Georgia Tops 1 Million Absentee Ballot Requests For June 9 Primary
More than 1 million Georgia voters have requested an absentee ballot for the June 9 presidential and general primary election, a drastic shift in voting behavior amid concerns for safety at the polls.
As of last night, county elections offices have processed over 999,000 applications from registered voters, with around 100,000 still waiting to be entered in Fulton County alone.
Republican Secretary of State Brad Raffensperger called it a “historic, record-setting moment” as voters and officials try to navigate elections during a public health emergency.
His office mailed more than 6.9 million absentee applications to the state’s active registered voters using a third-party vendor, and the surge of returned applications is evidence the decision paid off, he said.
“Now we can see that effort is exceeding far past our own aspirations,” he said. “This is unprecedented.”
The interest in absentee voting for this election is nearly five times the vote-by-mail turnout for the 2018 gubernatorial election, where Democrat Stacey Abrams made a push for absentee ballots a central part of her campaign.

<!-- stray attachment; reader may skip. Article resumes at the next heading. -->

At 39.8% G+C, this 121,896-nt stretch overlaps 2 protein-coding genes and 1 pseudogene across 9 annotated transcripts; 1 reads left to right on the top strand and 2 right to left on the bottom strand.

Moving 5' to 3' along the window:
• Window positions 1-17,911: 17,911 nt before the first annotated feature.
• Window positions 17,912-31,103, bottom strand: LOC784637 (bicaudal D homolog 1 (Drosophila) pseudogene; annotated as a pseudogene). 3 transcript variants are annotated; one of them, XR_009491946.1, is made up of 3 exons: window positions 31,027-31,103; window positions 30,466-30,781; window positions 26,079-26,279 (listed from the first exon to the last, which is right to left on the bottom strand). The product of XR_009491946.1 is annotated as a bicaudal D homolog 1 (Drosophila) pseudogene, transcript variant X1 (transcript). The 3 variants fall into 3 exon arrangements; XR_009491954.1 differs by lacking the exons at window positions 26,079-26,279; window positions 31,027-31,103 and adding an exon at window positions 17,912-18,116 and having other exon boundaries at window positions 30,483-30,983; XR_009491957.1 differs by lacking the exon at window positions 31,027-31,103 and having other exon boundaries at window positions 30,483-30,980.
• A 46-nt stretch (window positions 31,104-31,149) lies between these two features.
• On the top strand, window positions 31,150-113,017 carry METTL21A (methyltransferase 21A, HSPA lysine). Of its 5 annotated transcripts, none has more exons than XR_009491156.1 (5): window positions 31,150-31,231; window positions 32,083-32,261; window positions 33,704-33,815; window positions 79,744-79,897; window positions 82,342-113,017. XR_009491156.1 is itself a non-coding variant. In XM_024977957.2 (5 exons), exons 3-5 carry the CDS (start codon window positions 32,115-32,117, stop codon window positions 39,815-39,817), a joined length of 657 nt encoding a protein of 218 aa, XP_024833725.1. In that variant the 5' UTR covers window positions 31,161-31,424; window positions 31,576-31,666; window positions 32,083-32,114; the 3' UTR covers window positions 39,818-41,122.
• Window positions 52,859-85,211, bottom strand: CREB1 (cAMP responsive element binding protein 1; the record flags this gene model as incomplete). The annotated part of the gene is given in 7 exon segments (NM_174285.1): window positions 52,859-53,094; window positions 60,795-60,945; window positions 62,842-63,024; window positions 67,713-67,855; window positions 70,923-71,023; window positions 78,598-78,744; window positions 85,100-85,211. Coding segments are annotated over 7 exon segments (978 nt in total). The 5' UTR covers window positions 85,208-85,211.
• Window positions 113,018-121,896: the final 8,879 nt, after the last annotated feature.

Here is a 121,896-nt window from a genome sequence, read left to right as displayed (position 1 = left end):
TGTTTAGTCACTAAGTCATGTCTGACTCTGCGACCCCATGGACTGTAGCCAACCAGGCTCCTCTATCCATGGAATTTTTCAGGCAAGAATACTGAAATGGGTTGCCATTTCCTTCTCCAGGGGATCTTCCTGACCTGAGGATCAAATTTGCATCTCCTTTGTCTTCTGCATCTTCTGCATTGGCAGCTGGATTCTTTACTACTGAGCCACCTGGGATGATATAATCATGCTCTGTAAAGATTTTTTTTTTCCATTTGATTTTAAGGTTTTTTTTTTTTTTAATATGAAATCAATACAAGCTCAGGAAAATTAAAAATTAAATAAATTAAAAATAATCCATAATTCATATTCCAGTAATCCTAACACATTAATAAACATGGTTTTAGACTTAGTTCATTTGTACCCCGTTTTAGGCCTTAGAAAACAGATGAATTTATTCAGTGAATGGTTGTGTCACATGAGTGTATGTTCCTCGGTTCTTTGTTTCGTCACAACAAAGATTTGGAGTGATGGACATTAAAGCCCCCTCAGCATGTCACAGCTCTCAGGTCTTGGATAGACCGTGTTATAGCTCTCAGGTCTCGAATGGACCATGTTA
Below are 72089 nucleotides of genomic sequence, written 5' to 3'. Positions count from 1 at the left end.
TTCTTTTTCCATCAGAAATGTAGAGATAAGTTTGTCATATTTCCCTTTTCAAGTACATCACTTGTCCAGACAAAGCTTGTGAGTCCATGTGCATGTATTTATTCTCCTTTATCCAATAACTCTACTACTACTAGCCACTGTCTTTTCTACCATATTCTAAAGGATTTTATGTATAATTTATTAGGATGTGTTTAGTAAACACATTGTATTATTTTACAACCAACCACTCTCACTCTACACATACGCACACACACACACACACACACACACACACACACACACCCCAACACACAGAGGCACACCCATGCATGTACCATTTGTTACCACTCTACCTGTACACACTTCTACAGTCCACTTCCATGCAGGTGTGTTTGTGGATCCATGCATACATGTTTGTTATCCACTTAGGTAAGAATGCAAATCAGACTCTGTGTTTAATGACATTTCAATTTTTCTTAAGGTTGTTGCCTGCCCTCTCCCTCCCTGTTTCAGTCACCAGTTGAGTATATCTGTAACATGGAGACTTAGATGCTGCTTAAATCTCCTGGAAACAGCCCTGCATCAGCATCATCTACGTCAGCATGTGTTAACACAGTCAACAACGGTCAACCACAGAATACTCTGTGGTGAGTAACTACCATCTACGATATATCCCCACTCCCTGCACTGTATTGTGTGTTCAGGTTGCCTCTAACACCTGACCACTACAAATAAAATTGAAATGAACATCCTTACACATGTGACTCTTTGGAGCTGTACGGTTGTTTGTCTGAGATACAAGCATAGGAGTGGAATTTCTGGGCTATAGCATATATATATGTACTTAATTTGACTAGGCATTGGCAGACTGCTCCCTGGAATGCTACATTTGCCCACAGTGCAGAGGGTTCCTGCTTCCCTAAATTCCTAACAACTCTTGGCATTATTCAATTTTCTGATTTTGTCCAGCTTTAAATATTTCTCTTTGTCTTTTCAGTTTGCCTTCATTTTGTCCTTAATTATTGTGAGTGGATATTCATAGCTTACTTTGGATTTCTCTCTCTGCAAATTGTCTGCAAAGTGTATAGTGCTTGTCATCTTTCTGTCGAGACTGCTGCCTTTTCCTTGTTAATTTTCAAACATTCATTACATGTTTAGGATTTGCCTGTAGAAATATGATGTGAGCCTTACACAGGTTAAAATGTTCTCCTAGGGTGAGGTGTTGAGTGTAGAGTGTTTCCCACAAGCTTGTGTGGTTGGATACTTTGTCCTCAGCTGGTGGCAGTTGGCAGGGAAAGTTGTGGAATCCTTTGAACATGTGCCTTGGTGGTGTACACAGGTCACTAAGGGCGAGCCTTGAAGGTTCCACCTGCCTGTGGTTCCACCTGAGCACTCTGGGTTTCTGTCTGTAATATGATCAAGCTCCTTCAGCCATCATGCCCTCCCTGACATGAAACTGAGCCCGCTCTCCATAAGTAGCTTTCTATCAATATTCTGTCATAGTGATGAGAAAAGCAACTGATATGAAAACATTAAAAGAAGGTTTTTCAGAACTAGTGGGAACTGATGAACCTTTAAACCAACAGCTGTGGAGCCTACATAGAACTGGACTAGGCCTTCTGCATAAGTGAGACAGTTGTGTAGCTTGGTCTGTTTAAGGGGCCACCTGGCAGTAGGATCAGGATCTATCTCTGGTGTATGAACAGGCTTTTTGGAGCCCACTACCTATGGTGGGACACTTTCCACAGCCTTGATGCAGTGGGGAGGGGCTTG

650,000 ballots have already been placed in the mail to voters, though not without issues. Some voters received ballots that have the old primary date of May 19, others did not receive an application because their address was marked as “undeliverable” and the state’s vendor, Runbeck Election Services, included a folded piece of paper to secure the ballot instead of the typical white envelope.
Still, Raffensperger said state and local elections staff have performed admirably in their response to a rapidly shifting landscape, noting that the original March 24 election was supposed to be the first statewide use of a new $104 million voting system.
“When 2020 began, I knew we had a heavy lift, working to roll out our new, verifiable paper ballot system for all 159 counties for the March presidential primary,” Raffensperger said. “We accomplished that… but little did any of us know that we'd be facing this pandemic.”
With more than five weeks until Election Day, the secretary of state said the total absentee votes could surpass two million as voters avoid the polls and the coronavirus continues to be a threat.
For those who do show up, county elections officials are finalizing plans for in-person voting and associated challenges, including fewer voting locations, fewer staff and precautions to handle potentially ill voters.
Raffensperger said 33,000 face masks will be distributed to poll workers across the state and his office is working with counties to reimburse the cost of some supplies like wipes and sanitizer.